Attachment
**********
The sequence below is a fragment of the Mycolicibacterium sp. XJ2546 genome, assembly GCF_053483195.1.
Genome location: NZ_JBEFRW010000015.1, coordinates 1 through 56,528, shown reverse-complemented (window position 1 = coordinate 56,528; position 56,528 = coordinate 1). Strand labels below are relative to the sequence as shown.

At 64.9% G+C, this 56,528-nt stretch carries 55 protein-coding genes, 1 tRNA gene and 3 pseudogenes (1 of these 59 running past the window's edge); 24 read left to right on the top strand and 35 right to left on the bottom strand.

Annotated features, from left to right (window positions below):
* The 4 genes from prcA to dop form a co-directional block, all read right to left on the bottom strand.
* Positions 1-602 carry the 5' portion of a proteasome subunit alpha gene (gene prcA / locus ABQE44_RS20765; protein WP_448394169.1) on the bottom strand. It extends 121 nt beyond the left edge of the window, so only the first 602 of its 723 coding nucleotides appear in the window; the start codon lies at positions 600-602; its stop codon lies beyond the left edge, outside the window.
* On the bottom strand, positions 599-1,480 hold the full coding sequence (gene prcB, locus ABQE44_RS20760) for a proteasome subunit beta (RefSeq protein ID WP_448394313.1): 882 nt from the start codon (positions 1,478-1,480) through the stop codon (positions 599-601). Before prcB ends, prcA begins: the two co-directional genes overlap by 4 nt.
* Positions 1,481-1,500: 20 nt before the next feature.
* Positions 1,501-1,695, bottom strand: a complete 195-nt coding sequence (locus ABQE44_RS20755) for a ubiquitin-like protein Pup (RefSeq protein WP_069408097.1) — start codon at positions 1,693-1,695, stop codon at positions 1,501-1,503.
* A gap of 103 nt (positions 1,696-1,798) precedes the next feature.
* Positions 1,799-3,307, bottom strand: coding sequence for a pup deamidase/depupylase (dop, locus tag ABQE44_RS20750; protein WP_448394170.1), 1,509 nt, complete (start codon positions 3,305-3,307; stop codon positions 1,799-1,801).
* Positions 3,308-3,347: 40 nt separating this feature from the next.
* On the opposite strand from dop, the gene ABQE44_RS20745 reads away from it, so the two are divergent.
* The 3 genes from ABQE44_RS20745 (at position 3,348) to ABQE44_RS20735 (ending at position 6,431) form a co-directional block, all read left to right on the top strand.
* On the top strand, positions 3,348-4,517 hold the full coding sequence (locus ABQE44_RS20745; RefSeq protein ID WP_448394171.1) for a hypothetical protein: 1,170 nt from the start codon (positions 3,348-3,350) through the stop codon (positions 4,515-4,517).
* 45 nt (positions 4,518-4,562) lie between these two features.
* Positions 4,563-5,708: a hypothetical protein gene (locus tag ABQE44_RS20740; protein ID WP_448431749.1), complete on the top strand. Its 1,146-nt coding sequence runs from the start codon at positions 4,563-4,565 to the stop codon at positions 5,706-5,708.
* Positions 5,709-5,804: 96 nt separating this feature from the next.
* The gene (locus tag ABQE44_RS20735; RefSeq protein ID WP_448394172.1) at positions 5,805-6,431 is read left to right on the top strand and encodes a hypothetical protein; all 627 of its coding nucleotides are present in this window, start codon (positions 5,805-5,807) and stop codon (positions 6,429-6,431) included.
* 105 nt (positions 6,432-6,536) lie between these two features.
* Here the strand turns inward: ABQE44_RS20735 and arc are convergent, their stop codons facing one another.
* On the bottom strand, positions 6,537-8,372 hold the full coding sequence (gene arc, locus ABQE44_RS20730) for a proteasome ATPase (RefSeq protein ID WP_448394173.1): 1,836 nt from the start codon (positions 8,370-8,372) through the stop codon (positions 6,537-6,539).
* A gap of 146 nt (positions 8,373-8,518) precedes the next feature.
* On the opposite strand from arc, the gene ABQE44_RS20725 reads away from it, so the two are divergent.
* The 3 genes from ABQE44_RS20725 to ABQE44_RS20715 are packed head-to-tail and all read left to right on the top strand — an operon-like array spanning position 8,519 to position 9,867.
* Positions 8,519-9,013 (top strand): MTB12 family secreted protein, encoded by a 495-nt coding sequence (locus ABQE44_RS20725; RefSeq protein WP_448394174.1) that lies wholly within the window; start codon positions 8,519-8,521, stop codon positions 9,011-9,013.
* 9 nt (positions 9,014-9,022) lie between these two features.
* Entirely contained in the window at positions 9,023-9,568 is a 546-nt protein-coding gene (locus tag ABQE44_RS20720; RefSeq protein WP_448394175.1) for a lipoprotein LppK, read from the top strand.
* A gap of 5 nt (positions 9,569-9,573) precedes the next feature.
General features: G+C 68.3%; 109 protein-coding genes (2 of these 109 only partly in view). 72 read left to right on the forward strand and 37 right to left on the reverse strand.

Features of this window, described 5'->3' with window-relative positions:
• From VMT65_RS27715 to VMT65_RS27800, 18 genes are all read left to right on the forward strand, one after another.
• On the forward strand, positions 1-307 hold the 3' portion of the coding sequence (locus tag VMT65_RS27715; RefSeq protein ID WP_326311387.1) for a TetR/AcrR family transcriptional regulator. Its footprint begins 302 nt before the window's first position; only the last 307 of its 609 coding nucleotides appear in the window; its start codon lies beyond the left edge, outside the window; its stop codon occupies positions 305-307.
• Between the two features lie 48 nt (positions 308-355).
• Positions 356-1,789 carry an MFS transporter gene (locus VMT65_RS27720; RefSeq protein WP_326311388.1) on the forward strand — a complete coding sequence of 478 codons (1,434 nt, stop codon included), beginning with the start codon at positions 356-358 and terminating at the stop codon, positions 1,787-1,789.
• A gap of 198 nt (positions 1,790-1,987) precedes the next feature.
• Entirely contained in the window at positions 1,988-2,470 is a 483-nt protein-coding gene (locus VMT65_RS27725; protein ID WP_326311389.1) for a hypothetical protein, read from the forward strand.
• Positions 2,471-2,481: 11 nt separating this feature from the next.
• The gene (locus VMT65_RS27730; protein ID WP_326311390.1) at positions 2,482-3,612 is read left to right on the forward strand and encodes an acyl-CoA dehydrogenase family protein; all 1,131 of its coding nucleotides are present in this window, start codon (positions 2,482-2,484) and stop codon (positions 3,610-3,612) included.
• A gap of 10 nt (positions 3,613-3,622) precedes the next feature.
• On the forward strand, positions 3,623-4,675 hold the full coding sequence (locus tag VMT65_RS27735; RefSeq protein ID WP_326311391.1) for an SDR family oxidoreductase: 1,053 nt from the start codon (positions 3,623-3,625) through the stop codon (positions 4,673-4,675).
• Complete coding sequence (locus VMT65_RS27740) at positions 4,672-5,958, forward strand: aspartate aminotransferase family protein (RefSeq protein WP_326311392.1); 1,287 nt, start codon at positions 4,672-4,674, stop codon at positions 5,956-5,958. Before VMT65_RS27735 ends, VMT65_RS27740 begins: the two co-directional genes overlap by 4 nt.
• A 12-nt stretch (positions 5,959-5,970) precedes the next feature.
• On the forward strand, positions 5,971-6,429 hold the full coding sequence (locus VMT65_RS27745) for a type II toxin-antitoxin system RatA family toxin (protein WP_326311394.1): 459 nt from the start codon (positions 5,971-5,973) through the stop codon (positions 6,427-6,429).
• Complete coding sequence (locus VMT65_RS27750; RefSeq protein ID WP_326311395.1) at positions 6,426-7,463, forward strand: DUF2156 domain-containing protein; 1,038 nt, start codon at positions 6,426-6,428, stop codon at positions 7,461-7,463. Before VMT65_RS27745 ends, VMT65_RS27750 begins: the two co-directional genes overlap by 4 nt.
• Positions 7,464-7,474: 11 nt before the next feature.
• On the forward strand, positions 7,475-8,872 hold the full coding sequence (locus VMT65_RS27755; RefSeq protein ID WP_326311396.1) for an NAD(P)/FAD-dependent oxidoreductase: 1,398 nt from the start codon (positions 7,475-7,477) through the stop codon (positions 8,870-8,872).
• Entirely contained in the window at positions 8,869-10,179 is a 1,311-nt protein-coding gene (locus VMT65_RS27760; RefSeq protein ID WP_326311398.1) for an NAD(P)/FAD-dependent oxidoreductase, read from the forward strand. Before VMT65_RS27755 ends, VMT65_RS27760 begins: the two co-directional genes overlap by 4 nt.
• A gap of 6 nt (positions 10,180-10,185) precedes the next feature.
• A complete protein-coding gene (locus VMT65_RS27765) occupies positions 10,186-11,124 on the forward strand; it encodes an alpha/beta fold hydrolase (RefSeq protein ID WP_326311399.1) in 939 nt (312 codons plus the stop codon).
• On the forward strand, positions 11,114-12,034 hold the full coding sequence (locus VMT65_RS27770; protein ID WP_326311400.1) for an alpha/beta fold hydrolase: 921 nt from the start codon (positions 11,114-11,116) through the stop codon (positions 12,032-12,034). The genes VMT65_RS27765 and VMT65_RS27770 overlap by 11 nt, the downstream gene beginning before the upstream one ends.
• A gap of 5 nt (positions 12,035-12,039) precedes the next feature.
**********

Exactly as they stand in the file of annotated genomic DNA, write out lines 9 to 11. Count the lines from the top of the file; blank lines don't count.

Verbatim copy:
* Positions 1,501-1,695, bottom strand: a complete 195-nt coding sequence (locus ABQE44_RS20755) for a ubiquitin-like protein Pup (RefSeq protein WP_069408097.1) — start codon at positions 1,693-1,695, stop codon at positions 1,501-1,503.
* A gap of 103 nt (positions 1,696-1,798) precedes the next feature.
* Positions 1,799-3,307, bottom strand: coding sequence for a pup deamidase/depupylase (dop, locus tag ABQE44_RS20750; protein WP_448394170.1), 1,509 nt, complete (start codon positions 3,305-3,307; stop codon positions 1,799-1,801).